As we continue this series of columns exploring the pastoral priorities established at the Archdiocesan Pastoral Assembly and refined by the Archdiocesan Pastoral Council, we turn next to the priority of marriage and family life. In the wake of two synods of the world’s bishops on this topic, this is clearly a major priority for the whole Church throughout the world.

It may surprise many that an overwhelming concern that came out of the pastoral assembly was the issue of same-sex attraction and how to address the LGBTQ culture so prevalent in our archdiocese. Related to this is the growing concern over gender identity issues.

How does this relate to marriage and family life? Many families struggle with this very sensitive issue since beloved family members experience same-sex attraction, and many of them are tempted to give in to the prevailing culture and adopt an acceptance of this as an alternative lifestyle, including civil marriage between persons of the same sex. This is a painful and difficult reality for Catholic families to deal with.

Responding with love

We must respond with love, respect and sensitivity to these persons and their families. The Church must do a better job of educating and forming young people and adults according to the teachings of Christ, Scripture and the moral doctrine of the Church. Even very recently Pope Francis affirmed the teaching of the Church that marriage can only be between a man and a woman.

One of the most effective avenues the Church has in place to minister to persons who experience deep-seated same-sex attraction and their families is the ministry of Courage and Encourage, recently established in the archdiocese. Courage provides a support network for same-sex attracted persons who desire to live a chaste life according to the teaching of the Church. Encourage is a ministry of support for their family members.

Most of our efforts in this area will focus on this direct ministry to people, and on formation regarding human sexuality, marriage and gender identity according to the natural law and the Church’s teaching. Unjust discrimination and a lack of charity are to be excluded from the Church’s response, even as we uphold the doctrine of the Church.



Marriage preparation


The second initiative under this heading is for our local Church to do a better job of preparing people for marriage. Marriage preparation does not begin when an engaged couple is knocking on the rectory door to begin preparations for their wedding. It must begin in an age-appropriate education and formation that starts in the youngest years of our children’s religious education, through high school and college, and into young adulthood.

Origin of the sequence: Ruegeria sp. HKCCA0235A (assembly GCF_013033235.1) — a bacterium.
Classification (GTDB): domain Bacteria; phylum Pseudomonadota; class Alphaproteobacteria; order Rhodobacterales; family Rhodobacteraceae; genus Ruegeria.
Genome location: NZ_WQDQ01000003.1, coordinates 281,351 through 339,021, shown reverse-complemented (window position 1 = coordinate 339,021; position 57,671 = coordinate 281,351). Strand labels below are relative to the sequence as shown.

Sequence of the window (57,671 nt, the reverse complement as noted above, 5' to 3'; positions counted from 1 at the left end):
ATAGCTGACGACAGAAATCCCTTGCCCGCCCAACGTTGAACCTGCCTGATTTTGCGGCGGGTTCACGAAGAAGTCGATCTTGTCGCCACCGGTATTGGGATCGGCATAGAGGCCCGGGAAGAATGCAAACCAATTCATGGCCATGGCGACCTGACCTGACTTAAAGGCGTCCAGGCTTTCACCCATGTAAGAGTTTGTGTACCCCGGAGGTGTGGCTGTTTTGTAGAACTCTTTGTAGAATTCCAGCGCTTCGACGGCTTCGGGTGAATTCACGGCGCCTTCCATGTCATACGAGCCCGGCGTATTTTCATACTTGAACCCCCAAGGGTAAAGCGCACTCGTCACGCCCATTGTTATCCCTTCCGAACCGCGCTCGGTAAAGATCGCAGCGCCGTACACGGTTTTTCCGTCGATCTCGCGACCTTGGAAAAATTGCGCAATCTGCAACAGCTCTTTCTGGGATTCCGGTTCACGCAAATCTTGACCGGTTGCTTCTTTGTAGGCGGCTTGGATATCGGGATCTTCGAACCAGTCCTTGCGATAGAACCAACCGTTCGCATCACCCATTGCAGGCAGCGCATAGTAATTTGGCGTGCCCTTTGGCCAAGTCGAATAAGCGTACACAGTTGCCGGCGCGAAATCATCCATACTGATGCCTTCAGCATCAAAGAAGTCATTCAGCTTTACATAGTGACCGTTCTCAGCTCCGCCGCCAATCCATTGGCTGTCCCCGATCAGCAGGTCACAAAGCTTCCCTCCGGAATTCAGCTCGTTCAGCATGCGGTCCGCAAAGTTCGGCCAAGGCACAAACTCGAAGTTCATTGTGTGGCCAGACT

We will evaluate existing programs of marriage preparation and recommend best practices for parish and vicariate-level preparation programs. This will be done under the general heading of vocational awareness and discernment. This will require cooperation and coordination between various offices of the pastoral center, parishes, vicariates and especially families, where primary religious formation must occur.

The third initiative to help marriages that are struggling will involve providing sound resources to Catholics seeking out the services of mental health professionals that will support their life of faith. This will mean developing and promoting awareness of a list of mental health professionals and counselors who respect the Church’s teachings and can faithfully assist Catholic families that are struggling with issues such as depression, addiction or other emotional or psychological challenges.



Stronger familie
s

The fourth initiative will be aimed at strengthening marriages and family life in a broader sense. We would like to see the Office of Marriage and Family Life become a true “go to” resource for materials and programs that will help maintain and build solid marriages and help parents raise children in a faith-filled family environment. The communication of these resources to parishes and families will be a key to our success in this initiative.

It is widely recognized that the first five years of marriage are critical for the building of a solid foundation for life-long marital commitment. Under the fifth initiative, we would like to evaluate and make available resources, programs and a support network for couples in these important years, helping them navigate the beginning of their common life in marriage. We have a similar program for priests in their first five years of ordained ministry. It is no less important for married couples.

If we are successful in building all of these initiatives in our Catholic schools, religious education programs, adult faith formation, parishes, vicariates and especially in our families, we will go a long way toward addressing this critical need as identified by the universal Church in our times. It will be a challenge, but with your prayers and moral and financial support, we can make it happen.